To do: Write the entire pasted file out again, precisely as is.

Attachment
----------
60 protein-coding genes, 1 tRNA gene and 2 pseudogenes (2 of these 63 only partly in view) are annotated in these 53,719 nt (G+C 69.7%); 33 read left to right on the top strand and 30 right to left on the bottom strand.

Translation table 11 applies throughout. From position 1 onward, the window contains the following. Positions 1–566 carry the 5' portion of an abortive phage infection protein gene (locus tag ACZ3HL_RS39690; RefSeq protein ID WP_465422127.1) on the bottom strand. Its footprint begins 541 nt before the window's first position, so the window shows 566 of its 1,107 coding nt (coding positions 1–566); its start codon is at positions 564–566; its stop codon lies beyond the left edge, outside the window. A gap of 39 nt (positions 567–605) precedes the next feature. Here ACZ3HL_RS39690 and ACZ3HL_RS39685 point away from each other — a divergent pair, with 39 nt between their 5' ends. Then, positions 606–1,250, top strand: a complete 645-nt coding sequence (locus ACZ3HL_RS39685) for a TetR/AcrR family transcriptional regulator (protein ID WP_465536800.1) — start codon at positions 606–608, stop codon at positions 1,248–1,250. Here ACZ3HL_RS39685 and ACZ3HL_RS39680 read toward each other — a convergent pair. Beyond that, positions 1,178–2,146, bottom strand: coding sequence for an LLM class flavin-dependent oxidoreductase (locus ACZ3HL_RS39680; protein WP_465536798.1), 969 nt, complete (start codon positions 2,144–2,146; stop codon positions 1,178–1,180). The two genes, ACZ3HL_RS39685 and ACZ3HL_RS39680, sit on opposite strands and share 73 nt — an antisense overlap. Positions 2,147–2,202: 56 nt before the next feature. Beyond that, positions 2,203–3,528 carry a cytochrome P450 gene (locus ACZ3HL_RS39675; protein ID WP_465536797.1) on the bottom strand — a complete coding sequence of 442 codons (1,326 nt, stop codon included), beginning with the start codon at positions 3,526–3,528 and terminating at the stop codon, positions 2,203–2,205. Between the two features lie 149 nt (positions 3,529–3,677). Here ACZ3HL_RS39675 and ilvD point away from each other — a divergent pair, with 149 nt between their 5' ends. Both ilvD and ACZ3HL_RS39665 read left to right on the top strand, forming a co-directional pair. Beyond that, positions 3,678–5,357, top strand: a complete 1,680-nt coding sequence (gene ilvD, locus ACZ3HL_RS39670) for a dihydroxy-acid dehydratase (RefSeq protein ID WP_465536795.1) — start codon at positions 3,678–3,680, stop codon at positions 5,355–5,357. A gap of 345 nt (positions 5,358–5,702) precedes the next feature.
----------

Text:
60 protein-coding genes, 1 tRNA gene and 2 pseudogenes (2 of these 63 only partly in view) are annotated in these 53,719 nt (G+C 69.7%); 33 read left to right on the top strand and 30 right to left on the bottom strand.

Translation table 11 applies throughout. From position 1 onward, the window contains the following. Positions 1–566 carry the 5' portion of an abortive phage infection protein gene (locus tag ACZ3HL_RS39690; RefSeq protein ID WP_465422127.1) on the bottom strand. Its footprint begins 541 nt before the window's first position, so the window shows 566 of its 1,107 coding nt (coding positions 1–566); its start codon is at positions 564–566; its stop codon lies beyond the left edge, outside the window. A gap of 39 nt (positions 567–605) precedes the next feature. Here ACZ3HL_RS39690 and ACZ3HL_RS39685 point away from each other — a divergent pair, with 39 nt between their 5' ends. Then, positions 606–1,250, top strand: a complete 645-nt coding sequence (locus ACZ3HL_RS39685) for a TetR/AcrR family transcriptional regulator (protein ID WP_465536800.1) — start codon at positions 606–608, stop codon at positions 1,248–1,250. Here ACZ3HL_RS39685 and ACZ3HL_RS39680 read toward each other — a convergent pair. Beyond that, positions 1,178–2,146, bottom strand: coding sequence for an LLM class flavin-dependent oxidoreductase (locus ACZ3HL_RS39680; protein WP_465536798.1), 969 nt, complete (start codon positions 2,144–2,146; stop codon positions 1,178–1,180). The two genes, ACZ3HL_RS39685 and ACZ3HL_RS39680, sit on opposite strands and share 73 nt — an antisense overlap. Positions 2,147–2,202: 56 nt before the next feature. Beyond that, positions 2,203–3,528 carry a cytochrome P450 gene (locus ACZ3HL_RS39675; protein ID WP_465536797.1) on the bottom strand — a complete coding sequence of 442 codons (1,326 nt, stop codon included), beginning with the start codon at positions 3,526–3,528 and terminating at the stop codon, positions 2,203–2,205. Between the two features lie 149 nt (positions 3,529–3,677). Here ACZ3HL_RS39675 and ilvD point away from each other — a divergent pair, with 149 nt between their 5' ends. Both ilvD and ACZ3HL_RS39665 read left to right on the top strand, forming a co-directional pair. Beyond that, positions 3,678–5,357, top strand: a complete 1,680-nt coding sequence (gene ilvD, locus ACZ3HL_RS39670) for a dihydroxy-acid dehydratase (RefSeq protein ID WP_465536795.1) — start codon at positions 3,678–3,680, stop codon at positions 5,355–5,357. A gap of 345 nt (positions 5,358–5,702) precedes the next feature.